Experts Share How To Look After Your Skin During Lockdown

Close up portrait black 30s woman after shower wrapped in towel looking in mirror found facial wrink...

The current lockdown situation in the UK, although completely necessary, may have had an impact on your health in a number of ways, whether physical or mental. As well as this, it's likely that your skin may be going through some changes too. I've spoken to experts to determine the most common lockdown skin issues you may be dealing with, what causes them, and how best to counteract them to return to your pre-quarantine complexion.

Unfortunately, being inside all the time tends to have negative effects on your skin, rather than positive ones. Many of us may be finding our skin has been a lot drier recently, or that we are unexpectedly breaking out, or experiencing dull, tired skin. This may be surprising seeing as lots of people have skipped the daily commute and may well be getting in a few extra hours of sleep. But a change in environment, constant stress and anxiety, and new habits can all impact the way our faces look and feel, and in this case, it's usually not for the better.

I spoke to the experts to determine what may be causing each skin issue during lockdown, and how best to solve these new problems.

Dry skin

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The problem: One of the most common issues many of us may be dealing with right now is much drier skin, be it tight feeling faces or flaking and itchy skin.

The cause: The experts I spoke to largely agree that this is down to a change in environment. We are used to being outside and having fresh air, and many of us are now stuck inside.

"There are many factors that can make your skin drier when working indoors," explains Megan Felton, Co-Founder of skin consultancy Lion/Ne. "The first is the artificial environment of your house aka the heating. Heating is a nightmare for our skin, as it dehydrates and can even compromise the bilayer structure of the barrier function."

The solution: In order to avoid dryness or dehydration, you'll need to take a double-pronged approach from the inside, as well as from the outside.

First up, maintaining our body's hydration levels is crucial, says Rowan Hall-Farrise, Global Head of Education, QMS Medicosmetics. "There is no excuse – we can all drink water right now. We are not out and about and we have time and at the moment, so please please drink your water!"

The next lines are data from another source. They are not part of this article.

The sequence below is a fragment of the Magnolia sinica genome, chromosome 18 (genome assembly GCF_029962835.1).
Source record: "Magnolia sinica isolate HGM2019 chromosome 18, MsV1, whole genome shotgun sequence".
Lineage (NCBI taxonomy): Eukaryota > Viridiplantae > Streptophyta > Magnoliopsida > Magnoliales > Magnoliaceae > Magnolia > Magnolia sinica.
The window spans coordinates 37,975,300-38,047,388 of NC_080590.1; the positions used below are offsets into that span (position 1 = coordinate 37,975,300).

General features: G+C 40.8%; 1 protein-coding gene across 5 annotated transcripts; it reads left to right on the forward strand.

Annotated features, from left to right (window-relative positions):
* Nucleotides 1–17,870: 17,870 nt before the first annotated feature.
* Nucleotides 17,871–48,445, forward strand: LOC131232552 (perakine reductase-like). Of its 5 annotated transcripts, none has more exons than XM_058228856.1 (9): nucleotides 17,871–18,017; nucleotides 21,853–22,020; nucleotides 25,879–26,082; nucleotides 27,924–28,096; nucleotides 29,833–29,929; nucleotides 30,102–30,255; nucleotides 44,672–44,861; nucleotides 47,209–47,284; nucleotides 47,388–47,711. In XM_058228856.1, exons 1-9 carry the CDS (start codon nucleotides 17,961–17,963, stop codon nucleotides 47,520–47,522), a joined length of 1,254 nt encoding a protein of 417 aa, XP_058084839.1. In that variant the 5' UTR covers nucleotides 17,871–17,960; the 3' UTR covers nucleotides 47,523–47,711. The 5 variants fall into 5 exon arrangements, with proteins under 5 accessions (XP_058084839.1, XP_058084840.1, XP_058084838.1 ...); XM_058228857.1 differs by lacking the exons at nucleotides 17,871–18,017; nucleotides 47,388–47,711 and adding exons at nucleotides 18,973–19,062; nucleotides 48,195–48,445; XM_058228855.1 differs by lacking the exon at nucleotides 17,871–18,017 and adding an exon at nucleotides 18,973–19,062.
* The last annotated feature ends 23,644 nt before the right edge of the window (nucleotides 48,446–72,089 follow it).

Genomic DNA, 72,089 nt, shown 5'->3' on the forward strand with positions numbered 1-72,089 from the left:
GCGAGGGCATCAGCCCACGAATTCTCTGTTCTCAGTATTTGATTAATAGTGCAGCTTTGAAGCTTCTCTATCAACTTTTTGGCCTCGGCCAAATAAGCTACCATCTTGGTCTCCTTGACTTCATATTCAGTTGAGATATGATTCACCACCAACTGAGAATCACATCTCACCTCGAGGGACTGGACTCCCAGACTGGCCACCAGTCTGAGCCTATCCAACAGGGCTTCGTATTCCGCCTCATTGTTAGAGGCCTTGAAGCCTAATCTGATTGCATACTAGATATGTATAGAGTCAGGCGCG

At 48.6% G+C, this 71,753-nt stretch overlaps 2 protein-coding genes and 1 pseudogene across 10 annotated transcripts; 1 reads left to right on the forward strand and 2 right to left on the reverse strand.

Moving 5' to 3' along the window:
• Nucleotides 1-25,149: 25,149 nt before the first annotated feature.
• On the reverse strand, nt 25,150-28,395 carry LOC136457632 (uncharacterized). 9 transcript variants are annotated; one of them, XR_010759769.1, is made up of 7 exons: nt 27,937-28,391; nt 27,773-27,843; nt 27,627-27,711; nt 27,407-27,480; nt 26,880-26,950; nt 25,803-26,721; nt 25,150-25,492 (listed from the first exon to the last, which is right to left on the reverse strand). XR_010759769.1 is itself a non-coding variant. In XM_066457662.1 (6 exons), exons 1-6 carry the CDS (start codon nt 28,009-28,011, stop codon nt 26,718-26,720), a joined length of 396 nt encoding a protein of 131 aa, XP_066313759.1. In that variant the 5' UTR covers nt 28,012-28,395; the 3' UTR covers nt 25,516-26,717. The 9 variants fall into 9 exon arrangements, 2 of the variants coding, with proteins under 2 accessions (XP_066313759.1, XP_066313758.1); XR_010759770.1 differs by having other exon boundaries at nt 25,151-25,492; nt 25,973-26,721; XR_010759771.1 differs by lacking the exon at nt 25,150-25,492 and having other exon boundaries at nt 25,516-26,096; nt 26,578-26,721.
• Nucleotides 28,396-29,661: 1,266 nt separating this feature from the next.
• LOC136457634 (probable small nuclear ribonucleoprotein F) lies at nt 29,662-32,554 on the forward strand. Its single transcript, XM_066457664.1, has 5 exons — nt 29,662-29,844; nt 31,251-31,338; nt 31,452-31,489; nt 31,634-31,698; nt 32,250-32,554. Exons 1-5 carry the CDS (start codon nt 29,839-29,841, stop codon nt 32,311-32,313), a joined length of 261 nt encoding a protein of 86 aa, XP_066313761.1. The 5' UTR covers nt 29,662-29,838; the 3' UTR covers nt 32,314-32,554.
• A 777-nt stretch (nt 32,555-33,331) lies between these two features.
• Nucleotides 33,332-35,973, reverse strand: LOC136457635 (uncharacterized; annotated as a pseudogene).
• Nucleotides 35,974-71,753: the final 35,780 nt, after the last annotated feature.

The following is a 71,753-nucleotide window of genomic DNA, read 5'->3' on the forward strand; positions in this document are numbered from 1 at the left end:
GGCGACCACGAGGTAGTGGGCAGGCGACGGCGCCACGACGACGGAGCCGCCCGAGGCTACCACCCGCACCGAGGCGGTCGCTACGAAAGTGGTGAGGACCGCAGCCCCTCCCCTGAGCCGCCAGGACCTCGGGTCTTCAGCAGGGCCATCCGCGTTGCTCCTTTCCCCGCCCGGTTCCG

If you don't enjoy drinking water all day long, she has some ideas for changing it up a bit: "Warm, cold, with lemon, with apple cider vinegar or with cucumber and fresh mint; however you prefer it, it counts." She also recommends, "sipping it slowly so your body has time to take the hydration on board; there's no need to gulp it down." Felton also suggests avoiding super hot showers (which can affect your skin barrier and result in dehydration).

Then there's the skincare products you can apply topically to the skin. Colette Laxton, Co-Founder of The Inkey List, recommends using hyaluronic acid twice a day, and also masking regularly.

Felton also recommends adding ceramides to your routine. Ceramides help to protect the skin's barrier, meaning moisture is locked in more effectively. I love the entire range my CeraVe, which all features ceramides.


The problem: As well as dry skin, it's likely that many of us are experiencing bouts of dullness right now. Gone are the days where our complexions glowed, and that 'lit-from-within' radiance factor may have depleted.

The cause: As well as stress, lack of sleep, and poor diet, a change in environment such as being stuck inside with drying heating can make skin look less bright and healthy. Dehydration can cause things to look a little underwhelming, and the natural defences our skin uses to target dryness and dehydration can actually often lead to dullness, says Felton. "The skin tries to compensate [for dehydration] by slowing skin cell turnover, which makes the outer dead skin layer thicker, and while that helps a little, it can make the skin look dull and flaky," she explains.